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William Byrd (1543 - 1623): "Consort Songs"

James Bowman, alto Ricercar Consort

rec: Sept 1998, Bolland, Eglise St Apollinaire
Ricercar - RIC 206442 (61'05")

anon: Born is the babe; Come tread the paths; Complain with tears; Fantasia a 5; Fie, fie, my fate; In paradise; My little sweet darling; O death rock me asleep; Byrd: Fair Britain Isle; Fantasia (II) a 6; In Nomine a 4; Lullaby, my sweet little baby; Quis me statim; Rejoice in the Lord; Triumph with pleasant melody; Wretched Albinus; Ye sacred muses

Philippe Pierlot, Sophie Watillon, Kaori Uemura, David Sinclair, Liam Fennelly, Rainer Zipperling, viola da gamba

The title puzzles me: why is the CD called "William Byrd: Consort songs", when 8 of the 17 pieces are anonymous? Then, the presentation by Ricercar is messy as usual. There is always something wrong: either parts of the lyrics are omitted (in this case lyrics are printed which are not performed), translations are unidiomatic, lots of typos etc.
Furthermore: the songs are categorized, like 'for the theatre' or 'for the court'. There are some lullaby's, which are categorized as 'for the church', although the booklet rightly says that these songs were not intended for liturgical use, but to be song at home. Yes, that's Ricercar alright ...
And I just don't understand why the second stanza of the first song, the very beautiful O death, rock me asleep, has been omitted, although its text has been printed in the booklet. It is a strange habit anyway to omit stanzas from songs and madrigals etc. If you take the music seriously, you should perform it in full.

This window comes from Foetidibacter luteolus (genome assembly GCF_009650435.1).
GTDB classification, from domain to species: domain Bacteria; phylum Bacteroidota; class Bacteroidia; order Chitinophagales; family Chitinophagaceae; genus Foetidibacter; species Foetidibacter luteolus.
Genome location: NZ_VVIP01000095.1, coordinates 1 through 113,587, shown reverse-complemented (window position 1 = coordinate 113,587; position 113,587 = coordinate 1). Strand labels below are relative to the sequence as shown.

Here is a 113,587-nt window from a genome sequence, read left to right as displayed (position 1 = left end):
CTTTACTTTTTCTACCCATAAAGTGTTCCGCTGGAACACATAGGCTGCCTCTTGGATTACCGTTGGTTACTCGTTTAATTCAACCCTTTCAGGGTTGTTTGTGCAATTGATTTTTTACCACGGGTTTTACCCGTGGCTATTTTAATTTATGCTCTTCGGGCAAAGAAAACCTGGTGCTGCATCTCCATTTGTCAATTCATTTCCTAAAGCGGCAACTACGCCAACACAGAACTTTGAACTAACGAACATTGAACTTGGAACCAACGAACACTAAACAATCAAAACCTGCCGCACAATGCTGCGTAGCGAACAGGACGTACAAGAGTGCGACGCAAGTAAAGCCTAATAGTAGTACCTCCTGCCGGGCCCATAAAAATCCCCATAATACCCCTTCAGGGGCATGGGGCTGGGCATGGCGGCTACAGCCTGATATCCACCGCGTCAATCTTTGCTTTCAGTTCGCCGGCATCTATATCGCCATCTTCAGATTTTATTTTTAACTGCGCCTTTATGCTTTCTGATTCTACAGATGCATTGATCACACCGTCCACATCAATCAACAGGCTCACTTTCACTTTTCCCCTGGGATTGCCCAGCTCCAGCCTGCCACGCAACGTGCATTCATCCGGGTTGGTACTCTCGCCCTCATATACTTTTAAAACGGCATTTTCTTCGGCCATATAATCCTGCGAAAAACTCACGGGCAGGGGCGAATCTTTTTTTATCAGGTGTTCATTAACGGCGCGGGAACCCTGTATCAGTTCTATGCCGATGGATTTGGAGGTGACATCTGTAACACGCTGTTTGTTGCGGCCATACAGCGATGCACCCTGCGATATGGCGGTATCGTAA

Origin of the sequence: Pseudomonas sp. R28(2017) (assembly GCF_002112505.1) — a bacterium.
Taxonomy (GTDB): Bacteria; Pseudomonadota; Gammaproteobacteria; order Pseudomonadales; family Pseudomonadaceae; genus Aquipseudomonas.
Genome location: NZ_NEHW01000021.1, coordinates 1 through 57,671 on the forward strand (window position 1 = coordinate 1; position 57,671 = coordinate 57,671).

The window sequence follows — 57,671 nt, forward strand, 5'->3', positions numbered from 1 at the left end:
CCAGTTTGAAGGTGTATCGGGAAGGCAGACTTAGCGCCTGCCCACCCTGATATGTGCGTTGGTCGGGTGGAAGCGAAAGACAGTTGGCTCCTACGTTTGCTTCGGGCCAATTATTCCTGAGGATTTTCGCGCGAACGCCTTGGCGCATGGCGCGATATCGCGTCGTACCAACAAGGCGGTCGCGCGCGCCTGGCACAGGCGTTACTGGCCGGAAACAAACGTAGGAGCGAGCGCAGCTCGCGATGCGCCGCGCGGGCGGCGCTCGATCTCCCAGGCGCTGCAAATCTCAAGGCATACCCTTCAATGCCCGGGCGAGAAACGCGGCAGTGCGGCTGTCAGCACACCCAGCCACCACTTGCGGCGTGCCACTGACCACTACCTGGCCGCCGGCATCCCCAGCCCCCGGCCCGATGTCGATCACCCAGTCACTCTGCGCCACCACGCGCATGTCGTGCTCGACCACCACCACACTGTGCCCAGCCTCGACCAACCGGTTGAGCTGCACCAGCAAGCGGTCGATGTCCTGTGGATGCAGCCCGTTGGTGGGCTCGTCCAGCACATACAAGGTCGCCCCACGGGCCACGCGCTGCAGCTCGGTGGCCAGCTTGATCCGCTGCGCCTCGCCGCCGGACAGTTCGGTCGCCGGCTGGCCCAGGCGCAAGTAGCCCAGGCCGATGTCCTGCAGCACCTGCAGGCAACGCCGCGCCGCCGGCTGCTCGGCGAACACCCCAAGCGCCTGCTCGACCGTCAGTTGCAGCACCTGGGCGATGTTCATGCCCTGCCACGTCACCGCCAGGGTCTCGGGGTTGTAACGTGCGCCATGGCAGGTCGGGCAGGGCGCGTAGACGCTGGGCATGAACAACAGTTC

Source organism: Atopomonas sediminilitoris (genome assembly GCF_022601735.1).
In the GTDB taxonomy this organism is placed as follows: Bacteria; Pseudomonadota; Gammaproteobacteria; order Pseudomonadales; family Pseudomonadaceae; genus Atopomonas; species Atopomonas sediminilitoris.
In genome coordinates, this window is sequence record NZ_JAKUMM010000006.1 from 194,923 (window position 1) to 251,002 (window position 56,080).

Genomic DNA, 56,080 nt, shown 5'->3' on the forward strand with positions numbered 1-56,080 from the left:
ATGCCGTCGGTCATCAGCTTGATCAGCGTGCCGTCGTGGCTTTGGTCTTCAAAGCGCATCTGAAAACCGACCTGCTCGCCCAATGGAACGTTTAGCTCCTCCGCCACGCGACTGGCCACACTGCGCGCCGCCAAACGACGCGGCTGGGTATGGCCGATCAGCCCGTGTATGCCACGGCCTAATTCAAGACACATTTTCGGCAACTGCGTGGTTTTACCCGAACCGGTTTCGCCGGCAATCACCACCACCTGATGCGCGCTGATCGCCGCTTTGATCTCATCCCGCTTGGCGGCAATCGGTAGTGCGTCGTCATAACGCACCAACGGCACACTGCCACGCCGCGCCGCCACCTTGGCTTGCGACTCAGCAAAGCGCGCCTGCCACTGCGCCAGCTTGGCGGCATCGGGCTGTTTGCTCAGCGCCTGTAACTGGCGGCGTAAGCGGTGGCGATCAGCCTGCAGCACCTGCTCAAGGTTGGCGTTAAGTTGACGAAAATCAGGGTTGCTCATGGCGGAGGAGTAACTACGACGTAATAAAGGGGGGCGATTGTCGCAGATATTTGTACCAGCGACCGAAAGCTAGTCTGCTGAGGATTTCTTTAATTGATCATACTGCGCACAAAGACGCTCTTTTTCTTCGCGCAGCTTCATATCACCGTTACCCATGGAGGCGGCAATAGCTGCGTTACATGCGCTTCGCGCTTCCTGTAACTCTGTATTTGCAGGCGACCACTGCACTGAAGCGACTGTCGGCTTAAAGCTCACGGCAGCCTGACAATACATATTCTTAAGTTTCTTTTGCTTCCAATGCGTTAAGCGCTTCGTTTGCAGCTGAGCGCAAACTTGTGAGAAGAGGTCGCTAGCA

In the booklet Jerome Lejeune refers to Orlando Gibbons' collection of Madrigals and Motets of 1612, which says: "apt for viols and voices". Obviously voices and viols are equally important, and that gives many options for a performance. Here one singer takes one part, the others are played by a consort of viols, a typically English kind of ensemble. It is also obvious that the voice doesn't play the role of 'soloist': he is in fact one of the instruments. In this respect James Bowman has the ideal voice: the blending with the viols is excellent - as one register in an organ. The disadvantage is that the lyrics are sometimes difficult to understand - but a very clear pronunciation of the text has never been Bowman's strength. His voice is rather 'instrumental' in character - his expression comes from colouring and dynamics. In this recording he shows exactly why he is still the best singer for this kind of repertoire: every differentiation in the text is reflected in his singing. I always find his voice a little melancholic, and in that sort of songs (and about half of the songs on this CD are rather sombre and gloomy) he is at his very best. He is often on the borderline of whimpering, without ever crossing it.

There is nothing to complain about the Ricercar Consort; it is far more expressive than some English viol-consorts. Generally speaking this is an impressive achievement by James Bowman - and how foolish that he is written off by some people. I know some younger singers, who may have a better technique, but could learn a whole lot from the master.

Johan van Veen ( 1999)

Relevant links:
James Bowman
Ricercar Consort


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